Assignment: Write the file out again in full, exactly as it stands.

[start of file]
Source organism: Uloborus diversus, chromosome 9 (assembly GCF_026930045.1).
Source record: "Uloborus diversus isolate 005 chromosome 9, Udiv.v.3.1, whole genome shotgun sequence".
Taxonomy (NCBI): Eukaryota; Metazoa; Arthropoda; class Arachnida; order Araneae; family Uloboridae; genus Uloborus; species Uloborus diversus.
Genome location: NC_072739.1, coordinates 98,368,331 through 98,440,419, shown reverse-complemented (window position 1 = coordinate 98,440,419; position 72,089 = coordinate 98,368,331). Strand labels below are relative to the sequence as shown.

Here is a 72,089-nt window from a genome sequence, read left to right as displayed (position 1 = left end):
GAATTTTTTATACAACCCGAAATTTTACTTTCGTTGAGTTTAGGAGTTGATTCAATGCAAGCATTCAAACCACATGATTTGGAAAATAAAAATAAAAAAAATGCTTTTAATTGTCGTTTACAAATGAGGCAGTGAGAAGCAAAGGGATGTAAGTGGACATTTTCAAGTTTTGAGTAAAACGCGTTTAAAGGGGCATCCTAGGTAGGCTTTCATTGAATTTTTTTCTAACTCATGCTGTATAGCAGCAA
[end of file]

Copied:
Source organism: Uloborus diversus, chromosome 9 (assembly GCF_026930045.1).
Source record: "Uloborus diversus isolate 005 chromosome 9, Udiv.v.3.1, whole genome shotgun sequence".
Taxonomy (NCBI): Eukaryota; Metazoa; Arthropoda; class Arachnida; order Araneae; family Uloboridae; genus Uloborus; species Uloborus diversus.
Genome location: NC_072739.1, coordinates 98,368,331 through 98,440,419, shown reverse-complemented (window position 1 = coordinate 98,440,419; position 72,089 = coordinate 98,368,331). Strand labels below are relative to the sequence as shown.

Here is a 72,089-nt window from a genome sequence, read left to right as displayed (position 1 = left end):
GAATTTTTTATACAACCCGAAATTTTACTTTCGTTGAGTTTAGGAGTTGATTCAATGCAAGCATTCAAACCACATGATTTGGAAAATAAAAATAAAAAAAATGCTTTTAATTGTCGTTTACAAATGAGGCAGTGAGAAGCAAAGGGATGTAAGTGGACATTTTCAAGTTTTGAGTAAAACGCGTTTAAAGGGGCATCCTAGGTAGGCTTTCATTGAATTTTTTTCTAACTCATGCTGTATAGCAGCAA